5-methoxy-N,N-dimethyltryptamine (5-MeO-DMT) belongs to a group of naturally-occurring psychoactive indolealkylamine drugs. It acts as a nonselective serotonin (5-HT) agonist and causes many physiological and behavioral changes. 5-MeO-DMT is O-demethylated by polymorphic cytochrome P450 2D6 (CYP2D6) to an active metabolite, bufotenine, while it is mainly inactivated through the deamination pathway mediated by monoamine oxidase A (MAO-A). 5-MeO-DMT is often used with MAO-A inhibitors such as harmaline. Concurrent use of harmaline reduces 5-MeO-DMT deamination metabolism and leads to a prolonged and increased exposure to the parent drug 5-MeO-DMT, as well as the active metabolite bufotenine. Harmaline, 5-MeO-DMT and bufotenine act agonistically on serotonergic systems and may result in hyperserotonergic effects or serotonin toxicity. Interestingly, CYP2D6 also has important contribution to harmaline metabolism, and CYP2D6 genetic polymorphism may cause considerable variability in the metabolism, pharmacokinetics and dynamics of harmaline and its interaction with 5-MeO-DMT. Therefore, this review summarizes recent findings on biotransformation, pharmacokinetics, and pharmacological actions of 5-MeO-DMT. In addition, the pharmacokinetic and pharmacodynamic drug-drug interactions between harmaline and 5-MeO-DMT, potential involvement of CYP2D6 pharmacogenetics, and risks of 5-MeO-DMT intoxication are discussed.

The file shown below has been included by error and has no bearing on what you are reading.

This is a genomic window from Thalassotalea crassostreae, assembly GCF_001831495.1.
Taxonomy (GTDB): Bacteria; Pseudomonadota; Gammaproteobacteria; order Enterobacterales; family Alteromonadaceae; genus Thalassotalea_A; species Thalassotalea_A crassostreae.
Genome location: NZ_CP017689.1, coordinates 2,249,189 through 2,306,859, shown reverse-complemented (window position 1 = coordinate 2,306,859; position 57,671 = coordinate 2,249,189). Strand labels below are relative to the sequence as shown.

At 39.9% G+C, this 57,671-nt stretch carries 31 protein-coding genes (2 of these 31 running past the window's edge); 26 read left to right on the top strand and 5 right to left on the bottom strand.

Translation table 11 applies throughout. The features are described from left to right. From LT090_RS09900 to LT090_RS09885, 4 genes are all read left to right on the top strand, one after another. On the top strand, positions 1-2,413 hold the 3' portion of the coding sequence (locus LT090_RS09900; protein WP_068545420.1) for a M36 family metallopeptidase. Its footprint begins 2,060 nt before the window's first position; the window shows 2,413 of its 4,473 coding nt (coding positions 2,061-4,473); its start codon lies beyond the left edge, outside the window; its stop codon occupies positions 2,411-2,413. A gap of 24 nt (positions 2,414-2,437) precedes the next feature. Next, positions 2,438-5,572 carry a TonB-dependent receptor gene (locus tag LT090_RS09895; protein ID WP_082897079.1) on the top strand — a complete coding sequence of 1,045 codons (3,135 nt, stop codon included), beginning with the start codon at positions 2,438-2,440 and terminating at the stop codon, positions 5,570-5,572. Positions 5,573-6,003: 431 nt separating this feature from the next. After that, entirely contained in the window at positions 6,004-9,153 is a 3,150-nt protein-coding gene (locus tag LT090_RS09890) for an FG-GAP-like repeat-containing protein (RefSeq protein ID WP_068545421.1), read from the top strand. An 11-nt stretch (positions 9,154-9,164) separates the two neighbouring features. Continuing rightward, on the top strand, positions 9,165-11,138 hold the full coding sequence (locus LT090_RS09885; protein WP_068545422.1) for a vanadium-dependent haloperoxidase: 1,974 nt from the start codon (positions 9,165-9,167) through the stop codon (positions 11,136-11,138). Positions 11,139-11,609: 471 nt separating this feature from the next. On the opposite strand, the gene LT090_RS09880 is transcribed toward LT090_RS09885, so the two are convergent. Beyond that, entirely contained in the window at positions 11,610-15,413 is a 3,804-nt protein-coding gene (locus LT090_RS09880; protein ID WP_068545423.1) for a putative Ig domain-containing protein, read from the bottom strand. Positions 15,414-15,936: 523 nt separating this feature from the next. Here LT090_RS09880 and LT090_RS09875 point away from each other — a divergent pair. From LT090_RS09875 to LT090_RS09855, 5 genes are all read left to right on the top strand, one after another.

Shen, H. W. , Jiang, X. L., Winter, J. C., Yu, A. M. (2013). Psychedelic 5-methoxy-N,N-dimethyltryptamine: metabolism, pharmacokinetics, drug interactions, and pharmacological actions. Current Drug Metabolism, 11(8),659-66.
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